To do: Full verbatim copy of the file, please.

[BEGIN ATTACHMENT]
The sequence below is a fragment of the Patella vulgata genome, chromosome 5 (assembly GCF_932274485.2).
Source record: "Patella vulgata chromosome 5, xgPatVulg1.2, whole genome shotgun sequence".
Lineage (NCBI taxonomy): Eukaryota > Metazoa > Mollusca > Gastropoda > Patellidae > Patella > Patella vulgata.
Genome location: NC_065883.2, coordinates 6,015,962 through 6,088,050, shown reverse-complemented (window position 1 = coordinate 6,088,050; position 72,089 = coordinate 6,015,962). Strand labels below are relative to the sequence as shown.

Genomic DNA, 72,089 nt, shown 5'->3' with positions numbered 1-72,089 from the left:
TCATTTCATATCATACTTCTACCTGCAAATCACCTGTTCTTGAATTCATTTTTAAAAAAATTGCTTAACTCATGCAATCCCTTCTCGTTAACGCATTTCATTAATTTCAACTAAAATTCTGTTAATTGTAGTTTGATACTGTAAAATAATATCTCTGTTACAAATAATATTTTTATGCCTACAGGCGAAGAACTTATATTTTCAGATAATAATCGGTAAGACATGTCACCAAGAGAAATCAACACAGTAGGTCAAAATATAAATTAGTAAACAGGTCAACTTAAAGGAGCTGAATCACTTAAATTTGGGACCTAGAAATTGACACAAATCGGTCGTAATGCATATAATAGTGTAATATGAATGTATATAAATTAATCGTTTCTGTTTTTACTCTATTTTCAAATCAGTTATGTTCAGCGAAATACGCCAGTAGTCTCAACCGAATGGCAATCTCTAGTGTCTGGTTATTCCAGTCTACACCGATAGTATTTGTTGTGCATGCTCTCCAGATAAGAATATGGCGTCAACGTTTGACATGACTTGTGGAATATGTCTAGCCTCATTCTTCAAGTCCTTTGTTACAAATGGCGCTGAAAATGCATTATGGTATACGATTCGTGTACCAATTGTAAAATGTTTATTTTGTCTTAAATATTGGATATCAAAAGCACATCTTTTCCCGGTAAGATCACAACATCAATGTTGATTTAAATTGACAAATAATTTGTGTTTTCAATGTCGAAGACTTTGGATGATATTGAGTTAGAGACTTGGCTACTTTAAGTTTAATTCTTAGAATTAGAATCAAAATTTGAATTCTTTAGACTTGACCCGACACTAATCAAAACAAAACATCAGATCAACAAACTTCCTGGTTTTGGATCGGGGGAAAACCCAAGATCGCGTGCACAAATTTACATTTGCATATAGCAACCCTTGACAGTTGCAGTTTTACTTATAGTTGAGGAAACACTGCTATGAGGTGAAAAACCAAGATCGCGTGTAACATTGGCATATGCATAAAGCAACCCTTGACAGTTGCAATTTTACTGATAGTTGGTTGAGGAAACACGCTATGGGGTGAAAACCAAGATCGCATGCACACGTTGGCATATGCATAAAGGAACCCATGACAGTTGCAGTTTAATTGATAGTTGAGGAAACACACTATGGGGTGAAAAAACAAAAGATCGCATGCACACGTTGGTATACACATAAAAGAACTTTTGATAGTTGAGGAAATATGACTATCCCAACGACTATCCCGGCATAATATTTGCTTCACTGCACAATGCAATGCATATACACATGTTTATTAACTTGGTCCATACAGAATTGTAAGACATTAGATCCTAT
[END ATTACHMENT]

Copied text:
The sequence below is a fragment of the Patella vulgata genome, chromosome 5 (assembly GCF_932274485.2).
Source record: "Patella vulgata chromosome 5, xgPatVulg1.2, whole genome shotgun sequence".
Lineage (NCBI taxonomy): Eukaryota > Metazoa > Mollusca > Gastropoda > Patellidae > Patella > Patella vulgata.
Genome location: NC_065883.2, coordinates 6,015,962 through 6,088,050, shown reverse-complemented (window position 1 = coordinate 6,088,050; position 72,089 = coordinate 6,015,962). Strand labels below are relative to the sequence as shown.

Genomic DNA, 72,089 nt, shown 5'->3' with positions numbered 1-72,089 from the left:
TCATTTCATATCATACTTCTACCTGCAAATCACCTGTTCTTGAATTCATTTTTAAAAAAATTGCTTAACTCATGCAATCCCTTCTCGTTAACGCATTTCATTAATTTCAACTAAAATTCTGTTAATTGTAGTTTGATACTGTAAAATAATATCTCTGTTACAAATAATATTTTTATGCCTACAGGCGAAGAACTTATATTTTCAGATAATAATCGGTAAGACATGTCACCAAGAGAAATCAACACAGTAGGTCAAAATATAAATTAGTAAACAGGTCAACTTAAAGGAGCTGAATCACTTAAATTTGGGACCTAGAAATTGACACAAATCGGTCGTAATGCATATAATAGTGTAATATGAATGTATATAAATTAATCGTTTCTGTTTTTACTCTATTTTCAAATCAGTTATGTTCAGCGAAATACGCCAGTAGTCTCAACCGAATGGCAATCTCTAGTGTCTGGTTATTCCAGTCTACACCGATAGTATTTGTTGTGCATGCTCTCCAGATAAGAATATGGCGTCAACGTTTGACATGACTTGTGGAATATGTCTAGCCTCATTCTTCAAGTCCTTTGTTACAAATGGCGCTGAAAATGCATTATGGTATACGATTCGTGTACCAATTGTAAAATGTTTATTTTGTCTTAAATATTGGATATCAAAAGCACATCTTTTCCCGGTAAGATCACAACATCAATGTTGATTTAAATTGACAAATAATTTGTGTTTTCAATGTCGAAGACTTTGGATGATATTGAGTTAGAGACTTGGCTACTTTAAGTTTAATTCTTAGAATTAGAATCAAAATTTGAATTCTTTAGACTTGACCCGACACTAATCAAAACAAAACATCAGATCAACAAACTTCCTGGTTTTGGATCGGGGGAAAACCCAAGATCGCGTGCACAAATTTACATTTGCATATAGCAACCCTTGACAGTTGCAGTTTTACTTATAGTTGAGGAAACACTGCTATGAGGTGAAAAACCAAGATCGCGTGTAACATTGGCATATGCATAAAGCAACCCTTGACAGTTGCAATTTTACTGATAGTTGGTTGAGGAAACACGCTATGGGGTGAAAACCAAGATCGCATGCACACGTTGGCATATGCATAAAGGAACCCATGACAGTTGCAGTTTAATTGATAGTTGAGGAAACACACTATGGGGTGAAAAAACAAAAGATCGCATGCACACGTTGGTATACACATAAAAGAACTTTTGATAGTTGAGGAAATATGACTATCCCAACGACTATCCCGGCATAATATTTGCTTCACTGCACAATGCAATGCATATACACATGTTTATTAACTTGGTCCATACAGAATTGTAAGACATTAGATCCTAT